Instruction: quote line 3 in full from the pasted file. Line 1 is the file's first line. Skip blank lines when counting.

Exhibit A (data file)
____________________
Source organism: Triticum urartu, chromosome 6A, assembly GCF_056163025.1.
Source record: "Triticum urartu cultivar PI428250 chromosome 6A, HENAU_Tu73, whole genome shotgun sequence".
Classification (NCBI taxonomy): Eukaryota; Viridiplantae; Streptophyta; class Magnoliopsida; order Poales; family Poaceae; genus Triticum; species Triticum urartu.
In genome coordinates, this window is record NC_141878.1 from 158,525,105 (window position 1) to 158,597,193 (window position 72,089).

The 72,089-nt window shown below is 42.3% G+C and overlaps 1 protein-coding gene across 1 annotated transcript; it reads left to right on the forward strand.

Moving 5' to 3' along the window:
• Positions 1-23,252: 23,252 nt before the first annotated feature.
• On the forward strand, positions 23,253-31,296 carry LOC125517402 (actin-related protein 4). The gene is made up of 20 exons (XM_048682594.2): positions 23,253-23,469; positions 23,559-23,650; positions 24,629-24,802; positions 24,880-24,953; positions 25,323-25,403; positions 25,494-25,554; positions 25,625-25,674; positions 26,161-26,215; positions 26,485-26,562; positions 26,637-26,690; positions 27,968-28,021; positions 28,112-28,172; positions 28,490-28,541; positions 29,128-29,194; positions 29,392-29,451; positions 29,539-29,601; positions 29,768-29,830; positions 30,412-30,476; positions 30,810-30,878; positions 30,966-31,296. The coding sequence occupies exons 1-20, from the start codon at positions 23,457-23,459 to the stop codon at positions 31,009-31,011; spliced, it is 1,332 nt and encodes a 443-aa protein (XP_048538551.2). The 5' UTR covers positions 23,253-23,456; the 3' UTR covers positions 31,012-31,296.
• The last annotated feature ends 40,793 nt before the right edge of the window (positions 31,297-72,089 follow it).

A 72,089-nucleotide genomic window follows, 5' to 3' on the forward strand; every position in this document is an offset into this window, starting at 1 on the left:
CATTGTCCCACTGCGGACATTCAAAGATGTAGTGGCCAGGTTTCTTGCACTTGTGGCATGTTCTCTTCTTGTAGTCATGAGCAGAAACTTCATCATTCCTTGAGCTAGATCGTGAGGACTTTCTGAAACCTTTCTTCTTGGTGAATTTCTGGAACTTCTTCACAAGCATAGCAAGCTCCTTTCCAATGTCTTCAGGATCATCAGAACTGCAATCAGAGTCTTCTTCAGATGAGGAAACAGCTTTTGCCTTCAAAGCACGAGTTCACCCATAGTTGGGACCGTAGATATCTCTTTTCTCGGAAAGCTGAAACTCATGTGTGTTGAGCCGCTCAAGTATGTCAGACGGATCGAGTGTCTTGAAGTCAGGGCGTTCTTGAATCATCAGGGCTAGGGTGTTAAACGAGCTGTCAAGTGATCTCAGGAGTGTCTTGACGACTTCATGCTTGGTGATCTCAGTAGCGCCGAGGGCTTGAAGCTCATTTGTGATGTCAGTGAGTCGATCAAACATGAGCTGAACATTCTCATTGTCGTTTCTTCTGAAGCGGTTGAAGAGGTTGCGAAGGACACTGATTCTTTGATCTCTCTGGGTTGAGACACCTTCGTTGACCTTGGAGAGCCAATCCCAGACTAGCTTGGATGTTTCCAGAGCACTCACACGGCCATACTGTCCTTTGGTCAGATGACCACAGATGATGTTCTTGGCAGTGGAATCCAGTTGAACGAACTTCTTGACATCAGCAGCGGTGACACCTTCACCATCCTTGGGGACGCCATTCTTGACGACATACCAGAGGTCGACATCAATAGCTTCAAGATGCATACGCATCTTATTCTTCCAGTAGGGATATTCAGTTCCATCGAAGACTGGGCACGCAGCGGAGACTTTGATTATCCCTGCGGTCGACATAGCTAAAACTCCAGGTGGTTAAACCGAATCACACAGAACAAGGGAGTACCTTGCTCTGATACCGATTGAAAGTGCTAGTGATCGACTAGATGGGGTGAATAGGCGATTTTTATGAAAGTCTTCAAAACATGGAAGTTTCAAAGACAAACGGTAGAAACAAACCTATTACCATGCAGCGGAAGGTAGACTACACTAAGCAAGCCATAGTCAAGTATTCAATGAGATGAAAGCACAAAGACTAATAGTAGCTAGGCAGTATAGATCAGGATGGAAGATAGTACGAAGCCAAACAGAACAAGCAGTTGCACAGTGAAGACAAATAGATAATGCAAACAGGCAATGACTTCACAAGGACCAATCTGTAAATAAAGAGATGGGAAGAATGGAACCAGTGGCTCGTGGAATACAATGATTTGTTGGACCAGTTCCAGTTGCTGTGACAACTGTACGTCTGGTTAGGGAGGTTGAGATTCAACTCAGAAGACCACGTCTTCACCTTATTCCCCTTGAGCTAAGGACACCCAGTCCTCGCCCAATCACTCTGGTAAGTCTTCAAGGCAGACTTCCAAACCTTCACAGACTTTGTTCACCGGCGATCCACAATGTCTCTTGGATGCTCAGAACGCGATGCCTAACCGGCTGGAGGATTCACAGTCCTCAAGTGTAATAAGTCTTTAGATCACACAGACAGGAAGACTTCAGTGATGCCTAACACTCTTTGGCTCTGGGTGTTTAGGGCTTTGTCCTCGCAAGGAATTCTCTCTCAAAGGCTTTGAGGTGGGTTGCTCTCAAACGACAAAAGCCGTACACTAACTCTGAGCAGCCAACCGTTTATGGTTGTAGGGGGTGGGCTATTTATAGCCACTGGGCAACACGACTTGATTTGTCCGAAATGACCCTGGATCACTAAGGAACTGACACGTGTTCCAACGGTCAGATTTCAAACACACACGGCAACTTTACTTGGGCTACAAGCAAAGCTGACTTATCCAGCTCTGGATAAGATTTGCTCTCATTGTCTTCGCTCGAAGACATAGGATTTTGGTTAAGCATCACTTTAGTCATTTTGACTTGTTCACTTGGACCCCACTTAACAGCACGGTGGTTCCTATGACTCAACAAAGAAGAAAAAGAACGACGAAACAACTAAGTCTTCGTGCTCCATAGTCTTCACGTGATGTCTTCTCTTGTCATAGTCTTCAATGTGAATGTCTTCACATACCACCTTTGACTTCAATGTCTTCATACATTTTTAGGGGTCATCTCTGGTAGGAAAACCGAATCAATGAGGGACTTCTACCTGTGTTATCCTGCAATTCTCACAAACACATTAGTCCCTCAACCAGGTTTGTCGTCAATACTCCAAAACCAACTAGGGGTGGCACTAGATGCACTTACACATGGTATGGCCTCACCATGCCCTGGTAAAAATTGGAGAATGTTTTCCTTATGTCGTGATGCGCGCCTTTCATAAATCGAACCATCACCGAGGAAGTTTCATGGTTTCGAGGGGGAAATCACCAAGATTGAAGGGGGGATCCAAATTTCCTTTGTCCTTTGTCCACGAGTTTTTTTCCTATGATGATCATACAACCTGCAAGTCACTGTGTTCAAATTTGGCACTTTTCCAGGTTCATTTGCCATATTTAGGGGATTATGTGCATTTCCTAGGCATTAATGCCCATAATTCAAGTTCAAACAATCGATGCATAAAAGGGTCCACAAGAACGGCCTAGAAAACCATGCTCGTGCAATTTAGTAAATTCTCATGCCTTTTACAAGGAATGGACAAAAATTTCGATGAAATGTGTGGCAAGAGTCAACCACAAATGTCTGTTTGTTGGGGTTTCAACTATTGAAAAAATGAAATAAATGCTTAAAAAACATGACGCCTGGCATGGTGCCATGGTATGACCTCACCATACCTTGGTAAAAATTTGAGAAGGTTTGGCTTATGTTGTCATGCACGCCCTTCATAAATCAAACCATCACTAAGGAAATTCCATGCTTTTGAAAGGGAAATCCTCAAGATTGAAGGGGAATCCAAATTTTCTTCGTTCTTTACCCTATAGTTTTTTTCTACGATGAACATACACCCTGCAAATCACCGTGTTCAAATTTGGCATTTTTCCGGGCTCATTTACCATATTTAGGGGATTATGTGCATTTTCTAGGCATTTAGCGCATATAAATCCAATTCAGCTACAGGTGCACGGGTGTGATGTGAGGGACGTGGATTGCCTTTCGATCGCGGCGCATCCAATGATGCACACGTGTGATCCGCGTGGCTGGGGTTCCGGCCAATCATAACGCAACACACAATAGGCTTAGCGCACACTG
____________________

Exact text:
Classification (NCBI taxonomy): Eukaryota; Viridiplantae; Streptophyta; class Magnoliopsida; order Poales; family Poaceae; genus Triticum; species Triticum urartu.